Student guitarist Rick Carrizales is loving the city where he has lived since September and is wistful about his study abroad semester ending soon. “I can’t believe this whole thing is ending in two weeks,” he said yesterday while we walked the streets surrounding the Nakas school. An El Paso, Texas native who was lit up by music in a serious way when he first heard Stevie Ray Vaughan, Rick talks about the Athens trip as providing about a 50/50 benefit, half music and half cultural and personal.
“I’ve grown more as a musician this semester than the whole time at Berklee,” he said. The teachers are so laid-back. They ask me what I want to learn, rather than making me stick so closely to a system.”
And he’s made a lot of friends here, including two Athens musicians—two incredibly nice young men both named Stelios—who don’t attend Nakas, but that he has jammed with during the semester. They all ended last night together with a visit to a local joint, the Flower Bar.
And he’s also found his own guitar repairman here. One day, he and fellow Berklee-ite Allee Futterer were wandering around the Nakas neighborhood when they stumbled upon a small guitar shop. They went in, he and the shop owner, Markos Galantis, jammed some, and then Markos agreed to repair a fret problem on Rick’s white Stratocaster. . . at a very low price.
“He keeps saying he’s not going to charge me anything, but I’m going to make him take some money,” said Rick, adding that one shop where he inquired told him it would cost about 50 euros. “That’s just the way people are here. Incredibly friendly and kind and generous.”
It was one busy day at Nakas for the Berklee students—no vacation, this study abroad journey. Everyone was in class in the morning for an intense Greek language review. Then, Ben, Jen, and Rick sprinted across the street for souvlaki, which they consumed while quizzing each other on questions they were likely to be dealing with on a final exam in their next course—Crossroads, a course focusing on Greek music’s odd time signatures.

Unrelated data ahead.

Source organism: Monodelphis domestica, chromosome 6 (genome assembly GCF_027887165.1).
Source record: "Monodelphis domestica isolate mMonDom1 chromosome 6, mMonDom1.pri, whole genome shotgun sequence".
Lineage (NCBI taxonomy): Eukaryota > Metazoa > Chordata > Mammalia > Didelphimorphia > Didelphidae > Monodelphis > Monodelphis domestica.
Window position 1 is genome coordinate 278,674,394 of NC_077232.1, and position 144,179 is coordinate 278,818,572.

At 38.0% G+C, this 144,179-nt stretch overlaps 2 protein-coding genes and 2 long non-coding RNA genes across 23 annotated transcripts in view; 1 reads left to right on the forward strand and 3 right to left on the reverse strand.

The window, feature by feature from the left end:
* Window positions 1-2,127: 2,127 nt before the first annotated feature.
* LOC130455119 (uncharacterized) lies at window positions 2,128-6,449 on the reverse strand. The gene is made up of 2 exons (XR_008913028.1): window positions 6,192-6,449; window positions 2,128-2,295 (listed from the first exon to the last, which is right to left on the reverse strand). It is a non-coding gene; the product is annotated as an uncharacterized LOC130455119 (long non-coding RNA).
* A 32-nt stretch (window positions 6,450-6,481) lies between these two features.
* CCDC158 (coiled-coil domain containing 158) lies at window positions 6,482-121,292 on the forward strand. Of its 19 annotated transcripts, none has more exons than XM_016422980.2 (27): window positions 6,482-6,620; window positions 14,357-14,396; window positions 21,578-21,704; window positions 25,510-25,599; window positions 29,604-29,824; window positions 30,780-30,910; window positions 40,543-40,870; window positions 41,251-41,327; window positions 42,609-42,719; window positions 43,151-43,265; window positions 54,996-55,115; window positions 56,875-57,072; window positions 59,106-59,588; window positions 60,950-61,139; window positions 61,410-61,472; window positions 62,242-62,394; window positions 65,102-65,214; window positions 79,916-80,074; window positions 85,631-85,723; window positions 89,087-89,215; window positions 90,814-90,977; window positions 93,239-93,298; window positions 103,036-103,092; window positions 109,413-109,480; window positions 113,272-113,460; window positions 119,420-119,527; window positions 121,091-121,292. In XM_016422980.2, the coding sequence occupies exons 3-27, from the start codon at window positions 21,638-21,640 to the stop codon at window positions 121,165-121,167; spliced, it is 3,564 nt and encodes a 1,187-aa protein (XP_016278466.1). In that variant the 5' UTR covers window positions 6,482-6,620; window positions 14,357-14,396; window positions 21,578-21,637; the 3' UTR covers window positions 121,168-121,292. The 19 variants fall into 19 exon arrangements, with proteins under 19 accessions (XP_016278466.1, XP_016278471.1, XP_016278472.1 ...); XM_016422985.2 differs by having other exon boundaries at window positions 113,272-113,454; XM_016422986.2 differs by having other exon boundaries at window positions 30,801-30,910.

From the middle of the afternoon all the way through to night time, most of the Berklee crew worked on projects, hit the practice room, or went to private lessons. Voice principal Laura Hoover was proud as all get-out of a finger blister she acquired that day, after a lengthy rehearsal on harp of a Joanna Newsom tune she’ll perform at a recital next week.
The harp is a new instrument for Laura, and she has picked it up quickly, accompanying herself as if she had been playing it for years. It was just another of many examples of how these musicians have expanded their vision here. For Rick, it even goes deeper. “I was starting to feel really stressed out in Boston. I’m a lot more confident here. Here, I’ve learned to relax and let go of things. I’m just more accepting of where I’m at. Everything is okay. It’s like what the Greeks always say, ‘Life is beautiful.’”
Read more about Berklee students in Athens this fall: